Before I get into my review of Sound of Freedom, I will briefly touch on the fact that its release has been shrouded in understandable controversy. Overall, I am looking at Alejandro Monteverde‘s true story-inspired thriller as a film on its own accord, and not the QAnon/conservative power-endorsed creature it will ultimately be remembered as.
An ugly look into the world of child sex-trafficking – envisioned through the red state lens of the American right – Sound of Freedom, which was filmed back in 2018, wouldn’t be a box office phenomenon in any capacity if it wasn’t for its questionable approvals from the likes of Donald Trump, Mel Gibson, Elon Musk, and Ben Shapiro; there’s also the unwanted (and ironic) connection to a real-life child kidnapping case, with Fabian Marta, one of over 6000 individuals who invested $5m on behalf of the film’s marketing campaign, arrested several weeks into the film’s release.
Taking its reputation out of the equation, Sound of Freedom, when all is said and done, is a decidedly average, overtly melodramatic, emotionally manipulative drama that, admittedly, starts with an effective hook before dwindling into mediocrity. After the obligatory “Based on a true story” title card, the film lays its focus on Tim Ballard (Jim Caveizel, all stern looks and soft vocals), a former Homeland Security Officer who captained an anti-trafficking crusade. Seemingly restricted on his desire to rescue global victims of trafficking, Ballard quits his government job to follow such a calling, with Monteverde’s script (co-written with Rod Barr) focusing on two children in particular, Honduran siblings Miguel and Rocio, who are caught up in the ring that extends from the US to Colombia.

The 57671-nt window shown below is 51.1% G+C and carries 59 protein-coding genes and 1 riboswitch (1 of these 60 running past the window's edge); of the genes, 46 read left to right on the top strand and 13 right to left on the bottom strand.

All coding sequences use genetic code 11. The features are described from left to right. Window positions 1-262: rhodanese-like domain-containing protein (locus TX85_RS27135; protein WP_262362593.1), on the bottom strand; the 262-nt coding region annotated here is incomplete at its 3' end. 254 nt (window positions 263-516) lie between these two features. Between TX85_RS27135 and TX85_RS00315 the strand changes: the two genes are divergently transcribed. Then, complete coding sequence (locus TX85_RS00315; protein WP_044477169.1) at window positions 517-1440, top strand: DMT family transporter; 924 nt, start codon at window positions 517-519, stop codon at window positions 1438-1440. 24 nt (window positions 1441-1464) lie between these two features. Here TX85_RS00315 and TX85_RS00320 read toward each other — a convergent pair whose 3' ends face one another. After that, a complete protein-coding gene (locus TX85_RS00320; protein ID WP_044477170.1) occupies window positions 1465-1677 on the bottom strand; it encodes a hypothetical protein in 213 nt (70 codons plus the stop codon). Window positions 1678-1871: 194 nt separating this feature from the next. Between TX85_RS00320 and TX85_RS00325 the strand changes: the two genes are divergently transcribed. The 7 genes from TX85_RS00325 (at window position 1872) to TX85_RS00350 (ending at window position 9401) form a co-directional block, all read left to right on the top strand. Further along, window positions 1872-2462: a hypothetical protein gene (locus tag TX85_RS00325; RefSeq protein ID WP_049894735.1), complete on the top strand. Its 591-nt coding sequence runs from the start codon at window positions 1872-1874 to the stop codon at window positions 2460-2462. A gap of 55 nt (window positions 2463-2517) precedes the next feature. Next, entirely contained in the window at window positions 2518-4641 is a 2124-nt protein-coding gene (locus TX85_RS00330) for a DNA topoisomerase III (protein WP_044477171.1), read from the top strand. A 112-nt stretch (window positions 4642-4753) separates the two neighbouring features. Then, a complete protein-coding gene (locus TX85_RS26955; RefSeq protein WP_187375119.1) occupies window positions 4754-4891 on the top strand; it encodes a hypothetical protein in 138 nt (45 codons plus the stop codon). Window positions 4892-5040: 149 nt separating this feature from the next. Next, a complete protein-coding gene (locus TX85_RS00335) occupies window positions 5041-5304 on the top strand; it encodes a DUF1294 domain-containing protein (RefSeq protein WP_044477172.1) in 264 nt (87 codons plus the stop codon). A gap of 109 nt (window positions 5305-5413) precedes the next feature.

The opening sequence introduces us to Miguel and Rocio, and their father (José Zúñiga) believing that the modelling contract offered to them by Giselle (Yessica Borroto),a former Beauty Queen, is a legitimate exchange. This set-piece, which concludes with him returning to the “photo shoot” to find them abducted, sets an initial unnerving tone, and had the film opted to maintain this grit it may have been a more effective form of dramatisation. Eventually, as Ballard becomes more and more determined to save Miguel and Rocio specifically, he’s lured into a mass ring of traffickers, promising them more than 50 children (there’s a gross Epstein island mentality at play) as he plays along with the sting he’s setting up.
As much as Sound of Freedom is dealing with a serious subject – and even with all the controversy, it’s at least never making light of child sex trafficking – the overwrought dialogue and exaggerated acting is always there to remind viewers that this is still a specific view of such a subject. The dialogue, in particular, falls on manipulative wording as “God’s children are not for sale”, as Ballard’s own demons forced him to find a new calling in the Lord; a story relating to a meeting with a prostitute from years before, and her relaying she was 14 and not 25 as advertised, evidently the push needed to eradicate child sex traffickers.
With its religious connotations it’s easy to see why Sound of Freedom has found a specific, verbal audience, though the manner in which the Colombian raid as depicted in the film has been widely debunked as mass exaggeration, which only further fuels the film’s personality as one to serve Ballard’s own reputation. With all the background noise overbearing the film itself, it’s difficult to know if Sound of Freedom ever had such intentions when being made – Caveizel claimed that QAnon was not something he was aware of whilst filming – but, removed entirely from a conversation this writer is not interested (or confident) in having, this film is simply one that speaks on an important subject, but does so in a skewered view and underwhelming technical execution.
TWO STARS (OUT OF FIVE)
Sound of Freedom is screening in Australian theatres from August 24th, 2023.